"People seem to have forgotten that the reason Sony pulled the plug on PS3 Linux was because someone posted a hack of the Linux build to gain control of the console that Sony couldn't work around - so, ultimately, I don't think one can blame Sony for it, but rather the hackers."
That was 100% Sony's fault from start to finish, from the poor engineering effort to pulling the plug on a legit feature that customers paid for and wanted (granted, not all customers !).
In essence Sony is punishing their customers for their poor engineering and business model.
"That was 100% Sony's fault from start to finish, from the poor engineering effort to pulling the plug on a legit feature that customers paid for"
When this originally happened there was a massive flamewar here on el reg with people moaning about all the people that would be affected by Sony removing OtherOS in a firmware update and it turned out that most of the people declaring it was the end of the world and Sony would burn in hell for what they had done A: had no idea what the OtherOS option allowed (restricted access to run a limited Linux environment) B: had no idea what they would do with OtherOS if they had to come up with a reason why they needed it C: had no idea why you would actually want to use Linux on a PS3 opposed to commodity hardware. The few people that used OtherOS for anything but a nice toy to say "look guys I can runs linux too" were a few places that had built PS3 clusters to get their hands on affordable Cell hardware.. and those clusters had already been built and they had no reason to update the firmware and lose the OtherOS option. So the end result is: People made a massive noise about it but in reality no one gave two shits about it.
>In essence Sony is punishing their customers for their poor engineering and business model.
There was a toy feature called OtherOS which was seen as harmless. Someone came along and showed that it wasn't harmless and could have allowed stuff that would (if you believe that piracy makes much of a difference) hurt Sony's bottom line i.e. sales of games. They considered the 0.000000000000000000000000000000000000000000000000000001% of PS3 users that would instantly explode the moment the OS update was pushed out and guessed it was a simple fix for a major problem that would affect almost no one. So instead of constantly playing cat and mouse fixing issues with the OtherOS feature they removed it. I suspect someone's boss was a little bit less pissed off about the whole thing when they suggested "It's not worth the effort, let's just remove it for fucks sake".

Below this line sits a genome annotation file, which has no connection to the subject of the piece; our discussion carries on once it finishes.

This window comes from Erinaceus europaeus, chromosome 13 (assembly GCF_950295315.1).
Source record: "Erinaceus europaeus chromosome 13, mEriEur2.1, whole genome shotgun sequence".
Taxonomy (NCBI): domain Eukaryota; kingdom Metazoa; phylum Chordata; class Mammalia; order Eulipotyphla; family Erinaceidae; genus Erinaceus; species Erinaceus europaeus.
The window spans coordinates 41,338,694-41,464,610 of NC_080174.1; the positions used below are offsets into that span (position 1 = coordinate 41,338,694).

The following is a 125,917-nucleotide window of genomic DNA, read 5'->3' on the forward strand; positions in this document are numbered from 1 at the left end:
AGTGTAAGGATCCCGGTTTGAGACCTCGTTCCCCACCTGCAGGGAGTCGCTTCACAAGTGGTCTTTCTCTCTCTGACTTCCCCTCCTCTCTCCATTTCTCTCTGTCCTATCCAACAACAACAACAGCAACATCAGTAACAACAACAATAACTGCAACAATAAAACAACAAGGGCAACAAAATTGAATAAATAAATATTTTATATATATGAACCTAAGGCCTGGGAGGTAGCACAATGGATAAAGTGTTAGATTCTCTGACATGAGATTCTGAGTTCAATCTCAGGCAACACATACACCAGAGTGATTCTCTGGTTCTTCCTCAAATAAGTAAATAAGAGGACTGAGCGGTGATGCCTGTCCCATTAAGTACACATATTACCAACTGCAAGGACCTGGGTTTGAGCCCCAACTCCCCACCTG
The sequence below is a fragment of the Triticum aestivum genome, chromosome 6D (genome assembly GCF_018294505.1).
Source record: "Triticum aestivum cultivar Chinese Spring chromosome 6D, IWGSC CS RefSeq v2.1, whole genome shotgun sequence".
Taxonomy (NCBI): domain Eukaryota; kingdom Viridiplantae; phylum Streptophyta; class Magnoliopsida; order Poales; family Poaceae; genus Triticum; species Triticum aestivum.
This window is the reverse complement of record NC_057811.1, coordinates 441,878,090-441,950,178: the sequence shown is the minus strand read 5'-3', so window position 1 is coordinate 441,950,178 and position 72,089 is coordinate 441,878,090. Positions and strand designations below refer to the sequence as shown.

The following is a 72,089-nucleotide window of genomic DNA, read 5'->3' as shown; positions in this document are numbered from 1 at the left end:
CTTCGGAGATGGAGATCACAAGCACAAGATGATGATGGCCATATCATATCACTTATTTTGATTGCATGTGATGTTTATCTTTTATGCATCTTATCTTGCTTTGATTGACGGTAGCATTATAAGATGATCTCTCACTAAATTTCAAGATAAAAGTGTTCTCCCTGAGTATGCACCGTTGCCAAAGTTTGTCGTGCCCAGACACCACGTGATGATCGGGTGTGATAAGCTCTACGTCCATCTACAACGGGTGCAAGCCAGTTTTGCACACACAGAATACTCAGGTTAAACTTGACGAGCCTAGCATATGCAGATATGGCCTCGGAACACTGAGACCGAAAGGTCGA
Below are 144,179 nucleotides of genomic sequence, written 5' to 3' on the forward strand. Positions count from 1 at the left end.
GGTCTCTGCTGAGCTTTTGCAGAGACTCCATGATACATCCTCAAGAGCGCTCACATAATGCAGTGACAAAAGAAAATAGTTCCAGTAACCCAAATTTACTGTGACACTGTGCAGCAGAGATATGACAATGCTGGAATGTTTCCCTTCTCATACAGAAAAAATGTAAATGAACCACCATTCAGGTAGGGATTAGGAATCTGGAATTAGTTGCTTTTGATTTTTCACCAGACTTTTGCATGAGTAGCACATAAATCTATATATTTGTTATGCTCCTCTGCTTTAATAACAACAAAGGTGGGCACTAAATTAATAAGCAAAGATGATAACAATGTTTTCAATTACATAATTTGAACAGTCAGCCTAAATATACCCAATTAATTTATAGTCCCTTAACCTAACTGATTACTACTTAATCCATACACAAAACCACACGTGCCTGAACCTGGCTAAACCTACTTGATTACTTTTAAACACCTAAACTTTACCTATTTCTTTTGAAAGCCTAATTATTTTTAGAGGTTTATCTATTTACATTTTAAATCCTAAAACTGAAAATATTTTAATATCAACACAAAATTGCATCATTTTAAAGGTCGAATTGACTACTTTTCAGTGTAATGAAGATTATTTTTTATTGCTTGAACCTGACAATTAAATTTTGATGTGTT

>In essence Sony is punishing their customers for their poor engineering and business model.
Exactly this. It was pretty funny how quickly Sony lost interest in the OtherOS functionality when it became clear their attempt to get the lower PC tariffs instead of the higher console tariffs were a no go. Its a good thing I guess their competition in the console space for the most part is nearly as anti consumer (both Microsoft and especially Nintendo, who deny fair use self backup is even valid in the US).
"There's a long way to go before it becomes an “anyone can do this” hack, but games console tinkerers fail0verflow have replicated their PlayStation 2 work, getting Linux to run on Sony's PlayStation 4."
Shouldn't that be Playstation 3 in the first sentence? Or did they work on breaking into the PS2 way back when as well?
Ps2? FreeMCboot Dave... p0wn3d memory card, complete control of the system to do what you like, from the internal hd or streamed off the net or indeed off the two usb ports on the front beneath the funny shaped stuff on my phatty ps2 across the room.
Funny game exploit as I remember it was the wii, with wheelie breakers loading a corrupt savegave...
Got a ps4 from santa, played the 5 games in the pack, usual 3rd person perspective shooters with no innovation and god of war remastered is exactly the same as the ps3 version so a big let down. Haven't let it update the dash, will be prodding it with pointy sticks out of curiosity when I get time...
The Wii was exploited via games until LetterBomb appeared, which exploited the Wii's internal messaging system. By that point, though, the Wii was getting long in the tooth, and while it's a nice thing for retro gaming (load up some emulators from the Homebrew Channel, hook it up to an old CRT TV, and cue the nostalgia), the novelty tends to wear off before long, especially once you try to more sophisticated stuff.
They've also decided not to make their Wii U-mode exploit public until there was sufficient interest in the homebrew community to get Linux running on it in Wii mode hacked to use all three cores, the result being that there wasn't and pirates are still flailing round three years later.
Which is a shame as Kodi modified to use the GamePad as a dual purpose remote/player would be a great media centre.
"Which is a shame as Kodi modified to use the GamePad as a dual purpose remote/player would be a great media centre."
Hmm...then again, you have to wonder if the Wii U has the grunt work to handle Kodi properly, especially at high resolutions, hi-gamut, and/or H.265 encoding. It's like with WiiMC: strictly an SD affair and known to chug when it encounters more complex H.264 video.
Just because you pay rent or leases doesn't mean you own whatever you rent or lease. And by the EULA's, what you get doesn't necessarily constitute a sale, even under exhaustion clauses. IOW, monkey with the software that's require for the hardware to run, and be prepared to end up with a brick.